When David Bowie burst into America’s consciousness in the early 1970s, he was the sort of pop music star the world had never seen before — an androgynous, pasty-faced English enigma with a bouffant of flaming red hair, who sang not of romance or fast cars, but of an extraterrestrial savior coming to rescue our planet from itself.
Were you at the Cream reunion in New York in 1968? Think that might be where you lost your hearing? That’s where Eric Clapton and Ginger Baker say their hearing problems started.
Whether you're talking about the Rolling Stones, The Who or Bruce Springsteen and the E Street Band, there's nothing quite like hearing a great rock group play their third encore to an arena packed with ecstatic fans. But the next time you clap rhythmically and chant the name of the favorite song you desperately want to hear, thank Frank Barsalona that you have the chance to do it.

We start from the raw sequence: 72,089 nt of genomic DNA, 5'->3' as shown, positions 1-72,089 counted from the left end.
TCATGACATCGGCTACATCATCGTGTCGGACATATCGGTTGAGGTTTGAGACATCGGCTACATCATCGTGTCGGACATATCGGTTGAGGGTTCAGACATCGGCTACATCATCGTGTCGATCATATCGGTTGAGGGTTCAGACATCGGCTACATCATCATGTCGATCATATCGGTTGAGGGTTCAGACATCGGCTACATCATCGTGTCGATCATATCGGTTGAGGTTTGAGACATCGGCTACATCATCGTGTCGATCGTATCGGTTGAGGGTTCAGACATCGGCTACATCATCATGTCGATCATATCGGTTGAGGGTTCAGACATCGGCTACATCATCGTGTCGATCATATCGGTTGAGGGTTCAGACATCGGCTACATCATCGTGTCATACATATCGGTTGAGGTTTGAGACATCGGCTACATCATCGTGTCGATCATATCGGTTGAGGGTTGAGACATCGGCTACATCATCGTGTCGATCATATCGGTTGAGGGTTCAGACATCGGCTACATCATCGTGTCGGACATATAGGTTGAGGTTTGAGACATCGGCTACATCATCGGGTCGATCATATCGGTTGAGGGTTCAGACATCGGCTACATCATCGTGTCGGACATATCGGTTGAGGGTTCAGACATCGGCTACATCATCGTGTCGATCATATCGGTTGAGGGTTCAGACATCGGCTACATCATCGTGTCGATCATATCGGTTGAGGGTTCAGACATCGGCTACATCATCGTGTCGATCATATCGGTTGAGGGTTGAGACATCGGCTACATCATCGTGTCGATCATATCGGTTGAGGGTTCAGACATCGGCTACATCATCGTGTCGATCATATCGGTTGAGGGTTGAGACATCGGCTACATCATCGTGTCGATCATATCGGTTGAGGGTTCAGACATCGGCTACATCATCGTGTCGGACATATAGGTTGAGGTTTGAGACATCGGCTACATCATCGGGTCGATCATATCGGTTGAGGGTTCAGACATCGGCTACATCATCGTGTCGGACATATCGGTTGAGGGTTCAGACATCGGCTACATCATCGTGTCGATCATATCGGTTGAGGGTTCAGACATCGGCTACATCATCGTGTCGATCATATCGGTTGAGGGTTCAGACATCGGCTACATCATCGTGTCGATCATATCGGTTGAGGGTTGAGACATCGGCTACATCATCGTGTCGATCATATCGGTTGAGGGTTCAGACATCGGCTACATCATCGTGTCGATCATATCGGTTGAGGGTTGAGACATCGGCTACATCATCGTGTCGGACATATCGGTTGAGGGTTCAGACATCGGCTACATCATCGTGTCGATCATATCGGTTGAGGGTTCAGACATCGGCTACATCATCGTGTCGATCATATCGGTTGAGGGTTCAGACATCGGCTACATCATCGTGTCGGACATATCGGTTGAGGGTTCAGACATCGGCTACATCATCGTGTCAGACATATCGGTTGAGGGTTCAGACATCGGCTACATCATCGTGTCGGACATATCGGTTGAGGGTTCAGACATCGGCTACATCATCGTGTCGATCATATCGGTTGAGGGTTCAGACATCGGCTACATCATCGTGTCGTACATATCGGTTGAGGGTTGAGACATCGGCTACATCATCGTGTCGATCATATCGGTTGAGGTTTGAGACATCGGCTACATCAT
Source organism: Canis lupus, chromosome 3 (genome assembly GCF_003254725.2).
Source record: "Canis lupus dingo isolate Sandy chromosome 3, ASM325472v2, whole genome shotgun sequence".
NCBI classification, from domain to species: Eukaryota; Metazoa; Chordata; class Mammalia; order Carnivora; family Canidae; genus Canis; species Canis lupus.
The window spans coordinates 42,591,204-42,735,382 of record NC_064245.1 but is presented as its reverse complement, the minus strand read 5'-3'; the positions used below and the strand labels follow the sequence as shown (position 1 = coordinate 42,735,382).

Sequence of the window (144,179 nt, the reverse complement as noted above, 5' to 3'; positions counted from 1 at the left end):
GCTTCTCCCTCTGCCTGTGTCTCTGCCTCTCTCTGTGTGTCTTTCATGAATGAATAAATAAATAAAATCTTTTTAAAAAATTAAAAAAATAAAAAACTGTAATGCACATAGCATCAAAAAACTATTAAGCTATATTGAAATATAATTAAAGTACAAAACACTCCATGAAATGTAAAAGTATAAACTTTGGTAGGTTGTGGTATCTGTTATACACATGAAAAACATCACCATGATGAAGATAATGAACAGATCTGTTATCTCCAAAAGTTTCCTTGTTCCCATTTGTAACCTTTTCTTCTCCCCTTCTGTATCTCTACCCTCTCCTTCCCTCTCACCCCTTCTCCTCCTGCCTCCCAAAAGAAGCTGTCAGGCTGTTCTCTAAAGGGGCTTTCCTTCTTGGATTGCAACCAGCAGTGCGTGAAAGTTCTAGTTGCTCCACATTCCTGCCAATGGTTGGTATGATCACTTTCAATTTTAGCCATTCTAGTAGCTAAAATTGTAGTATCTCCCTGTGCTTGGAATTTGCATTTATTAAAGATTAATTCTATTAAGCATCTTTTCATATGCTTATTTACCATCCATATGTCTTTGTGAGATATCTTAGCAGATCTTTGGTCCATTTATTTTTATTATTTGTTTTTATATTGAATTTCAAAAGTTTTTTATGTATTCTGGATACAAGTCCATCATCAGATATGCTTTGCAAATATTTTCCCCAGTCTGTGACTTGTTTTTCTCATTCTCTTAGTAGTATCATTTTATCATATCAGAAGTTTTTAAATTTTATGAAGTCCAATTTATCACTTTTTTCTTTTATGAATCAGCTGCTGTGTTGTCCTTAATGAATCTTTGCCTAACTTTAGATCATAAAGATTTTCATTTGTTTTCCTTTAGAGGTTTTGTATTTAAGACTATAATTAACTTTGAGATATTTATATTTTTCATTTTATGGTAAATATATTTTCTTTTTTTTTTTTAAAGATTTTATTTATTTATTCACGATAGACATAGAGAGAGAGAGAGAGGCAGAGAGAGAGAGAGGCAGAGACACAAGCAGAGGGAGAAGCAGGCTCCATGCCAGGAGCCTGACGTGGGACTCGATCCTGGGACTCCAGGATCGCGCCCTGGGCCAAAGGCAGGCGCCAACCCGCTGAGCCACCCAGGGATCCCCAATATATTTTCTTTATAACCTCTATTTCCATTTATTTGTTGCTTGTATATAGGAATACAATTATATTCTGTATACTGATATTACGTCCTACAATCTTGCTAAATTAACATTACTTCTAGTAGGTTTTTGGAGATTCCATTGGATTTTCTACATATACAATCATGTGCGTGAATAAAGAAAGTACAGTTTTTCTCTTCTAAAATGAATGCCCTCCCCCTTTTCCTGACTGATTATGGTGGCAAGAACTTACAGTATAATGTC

One of the essential job qualifications for being a rock-and-roll superstar is the ability to create an illusion - a larger-than-life, hyperbolic, even phantasmagoric persona that even the fan in the cheapest seats of a stadium show can grab onto and plug into his or her inner fantasies. But knowing that makes the photojournalistic skill of Ken Regan all the more amazing, because he was able to get up close, lie in wait and capture images that showed us glimpses of the humans that we elevated to the status of modern gods.
Search AARP Blogs